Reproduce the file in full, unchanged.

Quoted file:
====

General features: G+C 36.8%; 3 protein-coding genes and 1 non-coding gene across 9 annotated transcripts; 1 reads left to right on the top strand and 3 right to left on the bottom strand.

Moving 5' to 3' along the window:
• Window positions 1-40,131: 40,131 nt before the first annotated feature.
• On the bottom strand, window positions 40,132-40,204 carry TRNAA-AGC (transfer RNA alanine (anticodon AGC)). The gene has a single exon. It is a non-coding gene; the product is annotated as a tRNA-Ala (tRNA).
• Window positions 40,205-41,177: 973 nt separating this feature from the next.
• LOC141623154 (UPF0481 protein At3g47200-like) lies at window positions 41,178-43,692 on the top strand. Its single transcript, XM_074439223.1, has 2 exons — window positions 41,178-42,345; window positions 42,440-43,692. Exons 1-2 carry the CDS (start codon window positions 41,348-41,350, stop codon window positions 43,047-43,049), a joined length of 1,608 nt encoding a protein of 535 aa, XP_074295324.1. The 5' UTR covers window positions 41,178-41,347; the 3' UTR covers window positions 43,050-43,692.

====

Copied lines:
General features: G+C 36.8%; 3 protein-coding genes and 1 non-coding gene across 9 annotated transcripts; 1 reads left to right on the top strand and 3 right to left on the bottom strand.

Moving 5' to 3' along the window:
• Window positions 1-40,131: 40,131 nt before the first annotated feature.
• On the bottom strand, window positions 40,132-40,204 carry TRNAA-AGC (transfer RNA alanine (anticodon AGC)). The gene has a single exon. It is a non-coding gene; the product is annotated as a tRNA-Ala (tRNA).
• Window positions 40,205-41,177: 973 nt separating this feature from the next.
• LOC141623154 (UPF0481 protein At3g47200-like) lies at window positions 41,178-43,692 on the top strand. Its single transcript, XM_074439223.1, has 2 exons — window positions 41,178-42,345; window positions 42,440-43,692. Exons 1-2 carry the CDS (start codon window positions 41,348-41,350, stop codon window positions 43,047-43,049), a joined length of 1,608 nt encoding a protein of 535 aa, XP_074295324.1. The 5' UTR covers window positions 41,178-41,347; the 3' UTR covers window positions 43,050-43,692.